Posts Tagged ‘Runner Tracking New York City Marathon’

We’re now 10 days away from the 2011 New York City Marathon.  The first look at extended forecast weather reports are starting to come into focus.  Typically I don’t start thinking about the weather until Thursday before a Sunday Marathon as things will change quite a bit between now and then.  No sense obsessing over something for a whole extra week when it is so very hard to predict what race day will be like this far in advance.

For what it’s worth, they are predicting starting temperatures around 45 degrees going up to the low 60’s in the afternoon.  Variable winds, 20% chance of rain.  It does however look like there will be rain in the area on Saturday, so anything can happen on race day.

As far as keeping up with your favorite athlete during the race itself, whether you want to track the elite men and women, yours truly or Apollo Ohno from start to finish you will have your choice this year between following along via a traditional web browser, a text message service or a tracking App that will be available through iTunes.

Screen Shot from Runner Tracking Page

My recent experience with the runner applications at the Boston, Austin and Denver Rock n’ Roll marathons have been spotty at best.  But once again I believe that Dawn and I will give it a try so that she can keep tabs on me as I make my way from Staten Island to Brooklyn to Queens to the Bronx and on into Manhattan for the finish.

Click HERE to access the athlete tracking page on the ING New York City Marathon website.

My start time will be at 9:40 a.m. as part of the 1st wave of marathoners to start the race.

We are racing out of the Green Start area in corral 3.  This is the first corral behind the elite local competitors in the Green Start Area.  Corral 1 starts behind the 199 Professionals on the Blue Course.  Corral 2 starts behind the 100 Sub-Elite marathoners on the Orange Course and then our group behind the 499 Local competitive runners (think sub 3:00 hour marathoners) on the Green.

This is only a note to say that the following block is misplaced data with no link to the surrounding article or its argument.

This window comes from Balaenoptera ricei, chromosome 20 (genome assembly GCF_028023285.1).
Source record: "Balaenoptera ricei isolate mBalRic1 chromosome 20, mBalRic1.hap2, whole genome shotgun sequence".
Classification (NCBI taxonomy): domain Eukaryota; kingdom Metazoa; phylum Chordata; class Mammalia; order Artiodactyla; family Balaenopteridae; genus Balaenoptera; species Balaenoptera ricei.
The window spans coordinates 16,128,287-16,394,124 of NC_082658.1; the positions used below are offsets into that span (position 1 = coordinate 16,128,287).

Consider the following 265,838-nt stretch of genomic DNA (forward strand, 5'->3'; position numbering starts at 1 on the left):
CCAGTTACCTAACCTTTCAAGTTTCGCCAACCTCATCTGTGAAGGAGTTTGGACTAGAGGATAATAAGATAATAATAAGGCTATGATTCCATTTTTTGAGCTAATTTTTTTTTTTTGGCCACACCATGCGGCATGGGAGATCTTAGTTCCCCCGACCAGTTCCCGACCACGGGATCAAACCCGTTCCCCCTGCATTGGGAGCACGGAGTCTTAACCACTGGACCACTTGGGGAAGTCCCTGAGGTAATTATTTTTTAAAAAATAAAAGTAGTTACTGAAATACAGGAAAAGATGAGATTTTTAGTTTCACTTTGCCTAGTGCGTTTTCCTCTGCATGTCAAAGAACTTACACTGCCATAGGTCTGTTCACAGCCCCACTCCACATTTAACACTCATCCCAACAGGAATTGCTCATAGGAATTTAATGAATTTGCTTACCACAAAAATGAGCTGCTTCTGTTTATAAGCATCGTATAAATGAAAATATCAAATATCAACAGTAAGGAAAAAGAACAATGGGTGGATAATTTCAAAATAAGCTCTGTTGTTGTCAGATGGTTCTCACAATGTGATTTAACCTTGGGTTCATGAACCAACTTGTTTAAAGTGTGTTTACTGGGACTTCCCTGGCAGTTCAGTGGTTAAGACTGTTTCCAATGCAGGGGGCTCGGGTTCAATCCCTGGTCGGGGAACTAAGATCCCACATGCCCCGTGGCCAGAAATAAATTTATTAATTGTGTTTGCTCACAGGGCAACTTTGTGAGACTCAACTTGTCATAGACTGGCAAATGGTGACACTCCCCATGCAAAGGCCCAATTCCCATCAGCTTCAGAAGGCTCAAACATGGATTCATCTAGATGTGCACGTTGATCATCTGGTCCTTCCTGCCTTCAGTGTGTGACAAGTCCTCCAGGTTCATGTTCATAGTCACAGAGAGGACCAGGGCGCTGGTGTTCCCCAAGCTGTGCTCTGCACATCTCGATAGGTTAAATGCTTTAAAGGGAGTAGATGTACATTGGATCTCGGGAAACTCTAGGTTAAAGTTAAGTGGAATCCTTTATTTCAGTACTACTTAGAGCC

The Orange, Blue and Green groups run on their own route until the 8th mile of the race when the three courses merge into one.  At that point the congestion of the mass start has subsided and all of the marathoners follow the blue line, painted the night before the marathon along the course to the finish.

It appears that I will be off with about 3,000 runners at the start – making the marathon with more than 45,000 runners much “smaller” for me, which will be a huge positive.  The hope is that I can find my rhythm early and easily and not spend a lot of time zigging and zagging looking for open space.

If that does happen I am becoming comfortable with the idea of running a slow opening two miles up and then down the Verrazzano Bridge and not worrying about my splits until mile 3.  Any time lost I will make up by conserving my energy until later in the race.

If you are following along next Sunday do not be alarmed if I come through the half-way point in 1:32:00-1:34:00 – that is o.k., in fact that is what I am hoping to do.  Running out front early and “banking time” is not the recipe for a fast marathon.  Even, consistent splits over the first 15-16 miles is what I am going to shoot for – then over the final 10 miles when runners begin suffering, we are going to start doing our thing.

Making up 2-3 minutes over 10 miles is nothing.  If the weather proves to be favorable, you can expect our closing half of the race to be our fastest ever on the backside of a marathon. 

That’s the plan anyway.  Of course this is one race where expecting the unexpected is part of the deal.

I’ve had a lot of people comment on the why I succeed “mantra” that I shared at the bottom of the last post.  I will include a few of these throughout marathon week as we make our way to New York.